The Chemistry GRE Subject Test consists of about 130 multiple-choice questions relating to the following chemistry fields: Analytical Chemistry, Inorganic Chemistry, Organic Chemistry, and Physical Chemistry. Some questions will relate to more than one field.
You will be provided with a period table and a table of information containing physical constants and some conversion factors. Questions on the Chemistry GRE Subject Test do not require calculators or tables of logarithms to answer. All necessary logarithmic values will be included in the questions themselves.
Your score will be calculated by converting the number of questions you answer correctly to a 200-990 point scale.
Content Tested on the Chemistry GRE Subject Test
The content tested on the Chemistry GRE Subject Test can be roughly divided into four fields, as mentioned above: Analytical Chemistry, Inorganic Chemistry, Organic Chemistry, and Physical Chemistry. The breakdown of percentages and subtopics on the exam, according to ETS, is as follows:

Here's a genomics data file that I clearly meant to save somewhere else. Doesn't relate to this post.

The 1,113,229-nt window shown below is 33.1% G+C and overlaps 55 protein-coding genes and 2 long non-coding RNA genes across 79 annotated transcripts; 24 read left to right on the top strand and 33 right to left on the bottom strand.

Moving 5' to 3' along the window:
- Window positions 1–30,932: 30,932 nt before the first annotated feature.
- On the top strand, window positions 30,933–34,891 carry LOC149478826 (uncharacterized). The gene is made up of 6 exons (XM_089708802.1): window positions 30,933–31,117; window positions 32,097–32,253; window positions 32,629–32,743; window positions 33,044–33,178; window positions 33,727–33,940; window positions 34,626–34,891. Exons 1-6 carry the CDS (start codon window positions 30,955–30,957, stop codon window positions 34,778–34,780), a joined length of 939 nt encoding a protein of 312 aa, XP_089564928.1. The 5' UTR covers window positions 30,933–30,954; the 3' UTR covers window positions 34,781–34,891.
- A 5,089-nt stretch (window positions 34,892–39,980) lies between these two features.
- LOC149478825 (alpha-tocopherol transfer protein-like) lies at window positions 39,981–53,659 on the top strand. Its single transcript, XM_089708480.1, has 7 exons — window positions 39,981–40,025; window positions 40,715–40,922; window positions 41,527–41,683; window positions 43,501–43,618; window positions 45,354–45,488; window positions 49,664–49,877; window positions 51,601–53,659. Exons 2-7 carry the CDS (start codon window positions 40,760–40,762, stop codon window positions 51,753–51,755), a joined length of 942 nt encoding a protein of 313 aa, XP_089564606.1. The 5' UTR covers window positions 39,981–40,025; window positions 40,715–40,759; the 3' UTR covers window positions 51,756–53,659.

Analytical Chemistry (15%)
- Data acquisition and use of statistics
- Solutions and standardization
- Homogeneous equilibria
- Heterogeneous equilibria
- Instrumental methods
- Environmental applications
- Radiochemical methods
Inorganic Chemistry (25%)
- General chemistry
- Ionic substances
- Covalent molecular substances
- Metals and semiconductors
- Concepts of acids and bases
- Chemistry of the Main Group Elements
- Chemistry of the Transition Elements
- Special topics (e.g. environmental chemistry, organometallic chemistry, applied solid-state chemistry)
Organic Chemistry (30%)
- Structure, bonding, and nomenclature
- Functional groups
- Reaction mechanisms
- Reactive intermediates
- Special topics (e.g. resonance, orbital theory, antiaromaticity, polymers)
Physical Chemistry (30%)
- Quantum chemistry and applications to spectroscopy
How to Prepare for the Chemistry GRE Subject Test
The Chemistry GRE Subject Test is designed for students who majored in or took extensive coursework in chemistry, and therefore have gained knowledge about chemistry over a long period of time. It’s unlikely that studying from scratch for a month or two will yield desirable results on this test.
The best way to prepare for the Chemistry GRE Subject Test is to review your undergraduate coursework in chemistry. Your notes, assignments, and textbooks should provide you with a substantial review outline. Keep in mind that since the exam covers such a wide range of chemistry topics, it’s expected that you will be stronger in some areas than in others. You are not expected to answer every question correctly.
Once you’ve reviewed your undergraduate chemistry coursework, take a Chemistry GRE Subject Practice Test, like the one offered by ETS. This will help you become familiar with the test directions and question types, and alleviate some test day stress.